The use of competent federal court interpreters in proceedings involving speakers of languages other than English is critical to ensure that justice is carried out fairly for defendants and other stakeholders. The Court Interpreters Act, 28 U.S.C. §1827 provides that the Director of the Administrative Office of the United States Courts shall prescribe, determine, and certify the qualifications of persons who may serve as certified interpreters, when the Director considers certification of interpreters to be merited, for the hearing impaired (whether or not also speech impaired) and persons who speak only or primarily a language other than the English language, in judicial proceedings instituted by the United States.
Guidelines for Qualifying Court Interpreters
AO Certified Interpreters:
An interpreter who has successfully completed the Federal Court Interpreter examination for a language in which an examination is currently available. At this time examinations are available for the Spanish, Navajo, and Haitian Creole languages.
Otherwise Qualified Interpreters:
When a certified interpreter is not reasonably available, the court may use an "otherwise qualified interpreter" (28 U.S.C. §1827(b(2)). Otherwise qualified interpreters consist of the following two categories:
- professionally qualified interpreters (languages other than Spanish, Navajo, and Haitian Creole); and
- language-skilled interpreters (all languages).
Professionally Qualified Interpreters:
To be included on the Director's master list of interpreters who are "professionally qualified", an interpreter must demonstrate to the local court:
- Prior existing employment as a conference or seminar interpreter (staff or freelance) for the Office of Language Services of the United States Department of State, or the United Nations, or related agencies for which examinations are a condition of employment; or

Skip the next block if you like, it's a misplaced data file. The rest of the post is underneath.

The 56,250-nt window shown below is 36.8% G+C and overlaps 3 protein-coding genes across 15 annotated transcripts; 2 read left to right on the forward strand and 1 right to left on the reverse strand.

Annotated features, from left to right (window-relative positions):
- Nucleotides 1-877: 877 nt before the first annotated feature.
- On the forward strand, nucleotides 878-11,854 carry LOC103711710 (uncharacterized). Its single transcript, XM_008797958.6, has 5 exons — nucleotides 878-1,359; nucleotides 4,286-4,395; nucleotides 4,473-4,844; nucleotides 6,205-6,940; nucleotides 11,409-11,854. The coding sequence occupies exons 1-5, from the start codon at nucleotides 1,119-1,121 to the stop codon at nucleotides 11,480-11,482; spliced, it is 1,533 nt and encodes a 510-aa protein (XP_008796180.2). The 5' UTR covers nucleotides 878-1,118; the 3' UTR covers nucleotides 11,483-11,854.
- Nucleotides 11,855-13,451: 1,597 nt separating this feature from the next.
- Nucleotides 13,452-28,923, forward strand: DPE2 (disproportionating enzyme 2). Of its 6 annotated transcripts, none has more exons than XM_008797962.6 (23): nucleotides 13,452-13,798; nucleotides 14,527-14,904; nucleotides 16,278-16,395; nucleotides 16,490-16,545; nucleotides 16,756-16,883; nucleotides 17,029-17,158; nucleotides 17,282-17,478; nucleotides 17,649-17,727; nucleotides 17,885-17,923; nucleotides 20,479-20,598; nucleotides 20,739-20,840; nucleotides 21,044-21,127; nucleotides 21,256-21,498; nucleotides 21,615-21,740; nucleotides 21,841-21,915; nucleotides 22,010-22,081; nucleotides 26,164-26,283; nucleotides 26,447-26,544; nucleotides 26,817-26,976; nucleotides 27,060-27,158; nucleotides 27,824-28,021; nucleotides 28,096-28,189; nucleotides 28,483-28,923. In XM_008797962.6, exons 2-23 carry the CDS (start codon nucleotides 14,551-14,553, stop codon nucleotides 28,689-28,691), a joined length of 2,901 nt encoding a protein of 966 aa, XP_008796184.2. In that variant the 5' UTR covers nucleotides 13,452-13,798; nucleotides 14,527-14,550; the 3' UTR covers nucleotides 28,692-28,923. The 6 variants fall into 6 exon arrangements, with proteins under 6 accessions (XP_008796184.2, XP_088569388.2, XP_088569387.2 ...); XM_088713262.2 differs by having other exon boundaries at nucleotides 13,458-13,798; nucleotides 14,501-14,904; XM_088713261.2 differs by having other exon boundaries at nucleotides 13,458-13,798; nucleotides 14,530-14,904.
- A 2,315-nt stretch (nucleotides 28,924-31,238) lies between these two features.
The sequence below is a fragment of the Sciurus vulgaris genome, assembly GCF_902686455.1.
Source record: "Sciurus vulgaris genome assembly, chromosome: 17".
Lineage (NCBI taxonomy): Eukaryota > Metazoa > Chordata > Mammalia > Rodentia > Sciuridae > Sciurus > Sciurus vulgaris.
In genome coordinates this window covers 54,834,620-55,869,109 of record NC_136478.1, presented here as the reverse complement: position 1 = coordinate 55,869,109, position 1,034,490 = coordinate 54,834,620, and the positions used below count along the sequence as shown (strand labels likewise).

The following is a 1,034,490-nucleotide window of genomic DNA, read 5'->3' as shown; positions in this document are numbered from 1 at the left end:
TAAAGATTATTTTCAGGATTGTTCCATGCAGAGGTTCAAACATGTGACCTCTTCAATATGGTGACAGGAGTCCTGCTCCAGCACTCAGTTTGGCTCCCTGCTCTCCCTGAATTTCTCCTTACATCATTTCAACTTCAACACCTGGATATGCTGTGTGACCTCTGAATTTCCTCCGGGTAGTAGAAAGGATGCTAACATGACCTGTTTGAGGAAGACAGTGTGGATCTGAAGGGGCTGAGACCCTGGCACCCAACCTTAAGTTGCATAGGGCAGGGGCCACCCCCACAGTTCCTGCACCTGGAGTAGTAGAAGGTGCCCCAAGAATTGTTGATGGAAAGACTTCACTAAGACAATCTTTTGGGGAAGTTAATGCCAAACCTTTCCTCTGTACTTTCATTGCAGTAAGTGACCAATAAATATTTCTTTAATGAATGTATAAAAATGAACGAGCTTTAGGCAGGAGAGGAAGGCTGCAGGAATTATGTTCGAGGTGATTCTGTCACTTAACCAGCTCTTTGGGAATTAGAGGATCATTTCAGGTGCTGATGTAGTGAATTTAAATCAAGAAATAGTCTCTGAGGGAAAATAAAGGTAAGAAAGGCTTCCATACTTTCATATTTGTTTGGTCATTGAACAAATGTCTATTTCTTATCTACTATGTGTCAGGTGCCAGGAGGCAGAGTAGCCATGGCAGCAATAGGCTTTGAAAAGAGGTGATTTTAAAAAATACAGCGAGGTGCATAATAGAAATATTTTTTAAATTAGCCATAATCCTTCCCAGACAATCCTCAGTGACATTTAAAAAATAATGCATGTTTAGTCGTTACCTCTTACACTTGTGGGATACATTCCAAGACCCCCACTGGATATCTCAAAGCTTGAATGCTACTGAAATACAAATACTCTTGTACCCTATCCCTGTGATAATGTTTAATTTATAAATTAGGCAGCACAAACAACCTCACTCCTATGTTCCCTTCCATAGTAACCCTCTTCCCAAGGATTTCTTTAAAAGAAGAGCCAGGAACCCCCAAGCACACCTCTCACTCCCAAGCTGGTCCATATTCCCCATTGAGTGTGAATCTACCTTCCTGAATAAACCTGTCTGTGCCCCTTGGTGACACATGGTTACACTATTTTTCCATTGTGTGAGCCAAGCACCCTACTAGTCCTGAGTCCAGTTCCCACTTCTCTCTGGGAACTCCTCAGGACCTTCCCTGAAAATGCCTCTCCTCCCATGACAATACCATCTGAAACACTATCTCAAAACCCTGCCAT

Membership in good standing in a professional interpreters association whose by-laws and practices at a minimum require as follows:
- An application specifying a minimum of 50 hours of conference experience in the native language(s) of expertise; and
- The sponsorship of three active members in good standing who have been members of the same association for at least two years, whose language(s) are the same as the applicant's, and who attest to having witnessed the performance of the applicant, as well as the accuracy of the statements on the application.
- Interpreters wishing to be included on the master list of professionally qualified must submit a resume to the local district court detailing education, training, experience, current telephone number and mailing address, and when applicable, membership accreditation as required by this section.
Language Skilled Interpreters:
Interpreters who do not qualify as "professionally qualified" interpreters or certified interpreters, but who can demonstrate to the satisfaction of the court their ability to interpret court proceedings from English to a designated language and from that language to English, will be placed on the court's local list and will be included on the Director's master list as a "language skilled interpreter."